Scientific insight to religiosity

brain chips computer science mind fmriA study using functional magnetic resonance imaging (fMRI) shows that expert advice may shut down areas of the brain responsible for decision-making processes, particularly when individuals are trying to evaluate a situation where risk is involved. The study was published in the March 2009 issue of the Public Library of Science (PLOS One) and was conducted at Emory University.

The study used the scans to look at the decision making part of the brain, when given expert advice, concerning personal financial decisions. Upon receiving this expert advice, the decision making part of the brain stopped sending signals. The subjects’ brains stopped making decisions and gave over their function to the person who was considered the expert.

“This study indicates that the brain relinquishes responsibility when a trusted authority provides expertise, says Berns. “The problem with this tendency is that it can work to a person’s detriment if the trusted source turns out to be incompetent or corrupt.”

Muslims, Christians, Jews, etc… all have their “experts” on spirituality. Thousands of years of torture  murder, and terror leave no doubt to the followers who their spiritual authorities are.

I truly believe that this is the lynchpin to religiosity. The religious can be shown all the evidence in the world that the invisible and non-verifiable don’t exist, but until we remove that authority figure, whether a person or book, the religious will never take that leap of reality.

JH Chrestos is the author of the website www.ChristPlagiarized.com

5 Comments

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  1. Finally someone found a connection between science and [u]why[/u] so many people are open to blindly accepting religious dogma. It never made sense to me. This, finally helps me understand.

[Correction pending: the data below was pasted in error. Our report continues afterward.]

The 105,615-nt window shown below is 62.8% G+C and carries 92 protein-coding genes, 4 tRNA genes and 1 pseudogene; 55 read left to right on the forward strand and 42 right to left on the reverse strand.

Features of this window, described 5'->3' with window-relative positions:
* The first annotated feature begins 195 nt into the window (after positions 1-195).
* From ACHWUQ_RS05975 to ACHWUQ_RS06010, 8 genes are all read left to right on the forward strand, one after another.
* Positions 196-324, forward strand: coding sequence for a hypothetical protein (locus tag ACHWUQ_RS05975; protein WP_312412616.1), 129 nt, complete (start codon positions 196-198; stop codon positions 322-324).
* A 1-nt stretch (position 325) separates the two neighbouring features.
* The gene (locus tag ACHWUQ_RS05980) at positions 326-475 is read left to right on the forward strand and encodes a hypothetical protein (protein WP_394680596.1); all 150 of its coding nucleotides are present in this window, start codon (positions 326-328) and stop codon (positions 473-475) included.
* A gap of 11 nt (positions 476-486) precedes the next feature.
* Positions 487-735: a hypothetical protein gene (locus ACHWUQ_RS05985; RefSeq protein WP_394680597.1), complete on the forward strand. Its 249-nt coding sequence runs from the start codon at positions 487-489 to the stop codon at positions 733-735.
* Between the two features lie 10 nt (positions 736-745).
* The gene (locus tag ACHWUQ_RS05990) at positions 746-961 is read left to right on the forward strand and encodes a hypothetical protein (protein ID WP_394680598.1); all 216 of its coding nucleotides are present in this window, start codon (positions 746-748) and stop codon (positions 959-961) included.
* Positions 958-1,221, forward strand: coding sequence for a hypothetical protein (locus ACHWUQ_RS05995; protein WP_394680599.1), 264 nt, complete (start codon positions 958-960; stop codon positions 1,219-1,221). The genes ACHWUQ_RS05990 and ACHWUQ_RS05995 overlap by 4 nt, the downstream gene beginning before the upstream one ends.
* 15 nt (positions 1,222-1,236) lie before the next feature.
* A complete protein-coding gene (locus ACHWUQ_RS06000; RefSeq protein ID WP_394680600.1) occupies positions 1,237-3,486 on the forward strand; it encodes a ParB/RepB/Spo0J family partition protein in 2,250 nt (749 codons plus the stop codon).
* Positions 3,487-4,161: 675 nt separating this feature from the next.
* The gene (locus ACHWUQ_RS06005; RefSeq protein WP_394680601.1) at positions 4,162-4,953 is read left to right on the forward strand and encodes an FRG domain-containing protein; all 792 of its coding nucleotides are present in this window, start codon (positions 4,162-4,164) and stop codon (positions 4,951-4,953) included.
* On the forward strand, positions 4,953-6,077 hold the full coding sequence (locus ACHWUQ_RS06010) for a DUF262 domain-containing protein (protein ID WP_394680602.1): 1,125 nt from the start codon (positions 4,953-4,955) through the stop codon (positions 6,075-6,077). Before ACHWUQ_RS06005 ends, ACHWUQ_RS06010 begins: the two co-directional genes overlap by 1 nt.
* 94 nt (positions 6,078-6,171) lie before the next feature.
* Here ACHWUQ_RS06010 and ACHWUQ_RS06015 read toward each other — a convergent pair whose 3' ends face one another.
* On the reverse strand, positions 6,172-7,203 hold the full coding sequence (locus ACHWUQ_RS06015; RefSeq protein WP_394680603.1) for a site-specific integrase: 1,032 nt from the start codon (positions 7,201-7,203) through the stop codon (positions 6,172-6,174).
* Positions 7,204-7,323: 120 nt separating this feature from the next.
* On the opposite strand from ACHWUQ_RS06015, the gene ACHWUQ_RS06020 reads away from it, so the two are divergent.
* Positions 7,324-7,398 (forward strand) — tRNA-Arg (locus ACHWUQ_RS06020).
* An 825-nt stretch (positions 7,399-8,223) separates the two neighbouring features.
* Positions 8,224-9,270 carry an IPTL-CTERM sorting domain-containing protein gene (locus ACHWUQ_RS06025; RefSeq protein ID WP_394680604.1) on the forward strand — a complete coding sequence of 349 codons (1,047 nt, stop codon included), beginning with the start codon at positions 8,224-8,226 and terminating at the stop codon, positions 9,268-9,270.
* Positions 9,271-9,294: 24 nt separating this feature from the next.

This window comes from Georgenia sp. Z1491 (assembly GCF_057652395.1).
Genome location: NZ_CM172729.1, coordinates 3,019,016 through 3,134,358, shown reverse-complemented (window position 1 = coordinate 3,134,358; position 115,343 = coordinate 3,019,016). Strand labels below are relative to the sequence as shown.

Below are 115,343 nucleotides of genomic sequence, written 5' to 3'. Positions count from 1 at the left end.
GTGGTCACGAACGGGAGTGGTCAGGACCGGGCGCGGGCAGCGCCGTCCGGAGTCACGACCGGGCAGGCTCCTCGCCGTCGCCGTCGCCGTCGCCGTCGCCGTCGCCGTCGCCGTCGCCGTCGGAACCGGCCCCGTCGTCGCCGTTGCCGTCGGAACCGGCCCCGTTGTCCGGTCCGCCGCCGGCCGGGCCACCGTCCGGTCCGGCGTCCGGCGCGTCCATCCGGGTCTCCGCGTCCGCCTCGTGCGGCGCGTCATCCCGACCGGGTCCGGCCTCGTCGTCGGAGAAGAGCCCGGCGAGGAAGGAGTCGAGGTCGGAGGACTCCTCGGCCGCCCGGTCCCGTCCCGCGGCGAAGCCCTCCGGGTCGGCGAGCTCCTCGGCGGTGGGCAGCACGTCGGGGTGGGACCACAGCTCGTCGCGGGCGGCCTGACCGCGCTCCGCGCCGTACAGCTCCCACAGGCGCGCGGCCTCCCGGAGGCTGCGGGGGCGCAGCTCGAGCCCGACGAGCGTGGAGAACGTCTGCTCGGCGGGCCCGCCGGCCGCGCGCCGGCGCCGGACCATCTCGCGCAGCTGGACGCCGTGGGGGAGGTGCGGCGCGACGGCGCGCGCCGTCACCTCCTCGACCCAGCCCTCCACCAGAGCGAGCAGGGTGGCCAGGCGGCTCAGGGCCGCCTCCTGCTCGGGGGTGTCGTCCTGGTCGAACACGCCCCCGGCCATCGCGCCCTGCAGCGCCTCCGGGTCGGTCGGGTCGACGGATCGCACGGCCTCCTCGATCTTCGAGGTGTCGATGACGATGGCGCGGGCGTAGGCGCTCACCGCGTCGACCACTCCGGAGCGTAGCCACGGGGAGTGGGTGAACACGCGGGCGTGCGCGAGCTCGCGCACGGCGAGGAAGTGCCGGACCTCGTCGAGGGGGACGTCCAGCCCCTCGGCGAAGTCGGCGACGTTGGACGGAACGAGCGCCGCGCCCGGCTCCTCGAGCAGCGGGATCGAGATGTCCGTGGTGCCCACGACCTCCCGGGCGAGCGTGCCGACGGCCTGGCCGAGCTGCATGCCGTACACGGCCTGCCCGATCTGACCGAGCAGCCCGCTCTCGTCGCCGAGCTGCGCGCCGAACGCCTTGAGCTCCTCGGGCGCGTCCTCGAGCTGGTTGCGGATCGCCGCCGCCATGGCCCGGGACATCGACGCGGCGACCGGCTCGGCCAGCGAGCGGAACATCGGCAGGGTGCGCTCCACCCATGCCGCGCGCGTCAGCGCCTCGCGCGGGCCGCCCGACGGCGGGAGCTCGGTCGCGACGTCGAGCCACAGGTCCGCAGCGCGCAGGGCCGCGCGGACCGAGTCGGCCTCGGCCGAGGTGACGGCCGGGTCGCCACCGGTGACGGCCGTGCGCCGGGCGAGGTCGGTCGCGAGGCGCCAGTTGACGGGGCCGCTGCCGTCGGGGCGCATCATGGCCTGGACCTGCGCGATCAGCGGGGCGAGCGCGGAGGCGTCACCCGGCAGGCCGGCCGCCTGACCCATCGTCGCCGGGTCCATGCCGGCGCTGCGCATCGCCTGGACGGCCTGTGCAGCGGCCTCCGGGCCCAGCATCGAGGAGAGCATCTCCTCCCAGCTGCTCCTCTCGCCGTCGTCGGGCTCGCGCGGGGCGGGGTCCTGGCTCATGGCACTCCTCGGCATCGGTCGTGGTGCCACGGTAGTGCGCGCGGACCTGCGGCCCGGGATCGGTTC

This [b]is[/b] the lynchpin for religion and a lot of other areas of our lives- politics for example . . .

    Wow! 😮

  2. Excellent. I would like to read this study. Where can I read it? Could you provide the link?

  3. Link to the study
    Here it is.

    Financial Advice Causes Off-Loading in Brain ([url]http://www.emory.edu/home/news/releases/2009/03/financial-advice-causes-off-loading-in-brain.html[/url])

  4. Скептический верующий

    Hmm, I guess this also shows us how people all around the world, including our own president, blindly accepted the “findings” of Michael Mann and Phil Jones…WAIT those were scientists!!!! Well, I guess this study is not only a lynchpen for religion and politics 😉

  5. A revealing slam
    A great point is brought up here, in that we shouldn’t blindly accept the findings of scientists either. But his is where religion and science diverge. The acceptance without question is the glue of religion. It is absolutely necessary for its existence. It is called faith.
    Science however seeks empirical evidence. It seeks data that must support the claim. If there is none then the claim (hypothesis) is dismissed and its back to the drawing board. The findings are then published and peer reviewed. If a single person can prove one single part of the claim false then the claim is false. I understand that the comment “I guess this also shows us how people all around the world, including our own president, blindly accepted the “findings” of Michael Mann and Phil Jones…WAIT those were scientists!!!!”, was meant as a slam. The comment is useful in that it reveals a gross misunderstanding of science.
    None of us are experts at everything. To trust a scientific theory is to trust a process that eliminates incorrect possibilities and is willing to change its position if improved evidence is presented. To trust the clergy is to trust an expert in a book that is very experienced in logical fallacy and is never willing to change its position even if mountains of evidence are presented that prove their position is false.

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